Many people ask me how I came to be an SLP. Like most journeys, there are multiple starting points that reach the same destination. There are a lot of speech therapists out there who went through treatment themselves and saw the power of therapy from the other side of the table. Others may have had a sibling who struggled with sounds or a cousin who stuttered act as the gateway into this amazing field of study and work. Still others were introduced to speech pathology by career counselors. Not me, though. When I was 18, I had not even heard of speech therapy. A whole lifetime of public school education with parents who are teachers and I didn’t even know that every school I’d been enrolled in had a speech therapist. It’s funny to think about, because everything I do now relates to speech-language pathology! But, let me back up.
I was very fortunate to attend the Arkansas School for Mathematics and Sciences in my junior and senior years of high school. The school is now called The Arkansas School for Mathematics, Sciences and the Arts, but it was just ASMS when I was there. ASMSA is a residential high school where students are offered advanced placement courses while still in high school. At 16, I left home and basically went to college. It was, at that time, the best decision I had ever made.
I met people there who challenged me, cherished me, and changed me. I experienced powerful failure and powerful friendship. I learned a lot about academics, but more importantly, I learned a lot about myself.
A few things I learned at ASMS:
- My original plan of becoming a pharmacist wasn’t happening after my first few chemistry classes.
- I planned dances and made reservations for social activities as the Student Activities Counsel President and learned that Public Relations/Event Planning was not something I wanted to do for a career.
- It was probably best for all the world if I did as little as possible with numbers and most things math related. No, really. Trust me on that one. рџ™‚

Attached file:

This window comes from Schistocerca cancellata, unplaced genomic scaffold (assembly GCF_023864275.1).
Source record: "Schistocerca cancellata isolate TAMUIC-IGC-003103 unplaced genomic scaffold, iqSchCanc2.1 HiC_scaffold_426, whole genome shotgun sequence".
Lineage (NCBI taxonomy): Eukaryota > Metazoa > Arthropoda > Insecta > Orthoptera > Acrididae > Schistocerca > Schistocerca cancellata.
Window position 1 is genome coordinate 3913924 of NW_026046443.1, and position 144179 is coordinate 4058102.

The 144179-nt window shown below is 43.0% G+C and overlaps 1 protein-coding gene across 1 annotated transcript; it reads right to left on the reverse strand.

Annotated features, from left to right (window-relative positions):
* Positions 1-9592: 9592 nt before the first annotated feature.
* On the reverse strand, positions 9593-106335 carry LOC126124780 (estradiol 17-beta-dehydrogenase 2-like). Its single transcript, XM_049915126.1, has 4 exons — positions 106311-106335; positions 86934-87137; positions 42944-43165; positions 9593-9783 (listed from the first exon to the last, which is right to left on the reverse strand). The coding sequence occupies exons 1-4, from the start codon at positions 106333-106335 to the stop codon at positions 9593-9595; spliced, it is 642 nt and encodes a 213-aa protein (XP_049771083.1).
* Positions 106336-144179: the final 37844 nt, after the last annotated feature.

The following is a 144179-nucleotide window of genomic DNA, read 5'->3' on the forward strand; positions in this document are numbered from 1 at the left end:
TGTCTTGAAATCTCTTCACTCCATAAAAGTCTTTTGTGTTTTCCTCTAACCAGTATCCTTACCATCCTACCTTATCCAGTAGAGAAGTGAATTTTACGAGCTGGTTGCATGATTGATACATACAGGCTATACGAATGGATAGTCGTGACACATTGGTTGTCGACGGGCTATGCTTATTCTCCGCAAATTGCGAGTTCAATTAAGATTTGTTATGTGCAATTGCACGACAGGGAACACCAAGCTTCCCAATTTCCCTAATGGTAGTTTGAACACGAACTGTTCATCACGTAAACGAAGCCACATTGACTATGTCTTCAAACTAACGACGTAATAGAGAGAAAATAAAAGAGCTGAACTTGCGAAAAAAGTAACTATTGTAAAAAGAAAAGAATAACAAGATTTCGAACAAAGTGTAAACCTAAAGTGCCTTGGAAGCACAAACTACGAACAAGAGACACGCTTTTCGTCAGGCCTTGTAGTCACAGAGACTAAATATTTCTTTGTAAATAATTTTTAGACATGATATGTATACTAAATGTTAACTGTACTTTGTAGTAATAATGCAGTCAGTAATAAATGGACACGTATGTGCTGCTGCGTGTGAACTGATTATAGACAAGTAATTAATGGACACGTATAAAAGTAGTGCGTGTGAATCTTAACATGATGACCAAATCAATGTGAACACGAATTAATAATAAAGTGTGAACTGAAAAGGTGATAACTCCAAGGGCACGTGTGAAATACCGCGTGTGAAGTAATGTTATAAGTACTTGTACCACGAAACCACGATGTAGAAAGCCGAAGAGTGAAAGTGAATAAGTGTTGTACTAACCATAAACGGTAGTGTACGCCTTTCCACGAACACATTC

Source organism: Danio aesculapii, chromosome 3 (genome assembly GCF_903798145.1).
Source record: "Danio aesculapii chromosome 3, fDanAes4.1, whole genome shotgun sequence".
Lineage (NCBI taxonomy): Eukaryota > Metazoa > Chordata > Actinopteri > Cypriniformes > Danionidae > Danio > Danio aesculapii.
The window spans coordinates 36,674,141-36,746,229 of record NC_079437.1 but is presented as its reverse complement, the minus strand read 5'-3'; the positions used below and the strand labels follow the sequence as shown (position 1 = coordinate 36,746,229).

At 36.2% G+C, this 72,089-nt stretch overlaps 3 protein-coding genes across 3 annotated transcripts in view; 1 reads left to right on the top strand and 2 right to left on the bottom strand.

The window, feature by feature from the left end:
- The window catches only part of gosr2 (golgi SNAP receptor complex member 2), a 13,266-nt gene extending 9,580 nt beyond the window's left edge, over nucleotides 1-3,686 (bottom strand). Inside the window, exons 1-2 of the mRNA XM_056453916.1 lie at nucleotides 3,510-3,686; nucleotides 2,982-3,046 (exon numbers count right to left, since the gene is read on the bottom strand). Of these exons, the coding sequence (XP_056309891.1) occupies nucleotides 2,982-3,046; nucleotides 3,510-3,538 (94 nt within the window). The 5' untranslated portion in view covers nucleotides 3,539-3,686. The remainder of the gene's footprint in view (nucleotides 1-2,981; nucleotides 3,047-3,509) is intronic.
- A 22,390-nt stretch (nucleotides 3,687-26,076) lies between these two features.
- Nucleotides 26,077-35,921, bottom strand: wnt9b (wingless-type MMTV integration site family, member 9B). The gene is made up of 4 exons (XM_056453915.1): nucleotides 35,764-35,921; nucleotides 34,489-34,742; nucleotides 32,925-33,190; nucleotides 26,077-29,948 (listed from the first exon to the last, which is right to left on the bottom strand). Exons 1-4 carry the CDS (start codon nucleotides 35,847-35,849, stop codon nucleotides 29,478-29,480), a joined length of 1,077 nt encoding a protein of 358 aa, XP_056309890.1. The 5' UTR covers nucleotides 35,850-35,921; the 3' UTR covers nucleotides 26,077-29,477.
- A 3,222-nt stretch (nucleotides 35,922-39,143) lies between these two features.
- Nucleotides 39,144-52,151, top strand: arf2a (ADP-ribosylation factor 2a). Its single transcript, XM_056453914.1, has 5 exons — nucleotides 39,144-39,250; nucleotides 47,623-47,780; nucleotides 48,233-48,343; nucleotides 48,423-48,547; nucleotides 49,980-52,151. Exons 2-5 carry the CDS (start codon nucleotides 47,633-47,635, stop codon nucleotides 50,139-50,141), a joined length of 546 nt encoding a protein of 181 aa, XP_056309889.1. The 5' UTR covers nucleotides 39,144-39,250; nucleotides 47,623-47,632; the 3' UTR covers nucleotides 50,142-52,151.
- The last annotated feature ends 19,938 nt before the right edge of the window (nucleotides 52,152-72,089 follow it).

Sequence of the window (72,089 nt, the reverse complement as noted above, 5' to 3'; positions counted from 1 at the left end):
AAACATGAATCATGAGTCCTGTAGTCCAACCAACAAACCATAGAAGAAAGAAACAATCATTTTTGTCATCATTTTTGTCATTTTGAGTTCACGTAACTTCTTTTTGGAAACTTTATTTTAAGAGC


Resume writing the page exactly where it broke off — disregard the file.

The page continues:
- Being silly while studying is helpful for retention of information.
When I was almost done with senior level courses, I began completing college applications and I came to the line that read “Major.” I didn’t have an answer for that blank. I had a long list of things I knew I didn’t want to do, but that wasn’t helping meВ fill out that particular line. So, what did I do? I called my mama, of course.
Ashley: Hey. I’m filling out college applications and I don’t know what to put down for “Major.”
Mama: Well, what do you want to study?
Ashley: I’m not really sure. I know I don’t want to do much with numbers, and I know I don’t want to go to medical school. I don’t want to be teacher, but I do want to help people. Oh, and I like science.
Mama: Have you thought about speech therapy?
Ashley: What’s that?
Mama: You’re coming home this weekend, right? Why don’t you stop by before you go home and I’ll introduce you to the speech therapist at my school.
Ashley: OK. Can we have steak cutlets and green beans for dinner?
Mama: I think we can do that. I love you!
Ashley: I love you, too.
In that short conversation, a beautiful path began to unfold for me. Later that week, I observed the speech therapist at Mama’s school (and ate delicious, home cooked meals). Later that year, I enrolled in college at the University of Arkansas at Little Rock and took the Intro to Speech Disorders course. I listened to all the professors talk about their areas of interest and study. I became absolutely hooked after learning about fluency disorders. Soon after that, I was completing my graduate degree at the University of Arkansas for Medical Sciences. I accepted my dream job right afterВ graduation and life has just been better and better ever since. I don’t “go to work” everyday. I don’t have “a job.”В An SLP colleague of mine once asked me, “What would you do if not speech?”В I’m still searching for an answer to that one, but I doubt I’ll everВ find one.В
This journey is amazing. I am living my dream.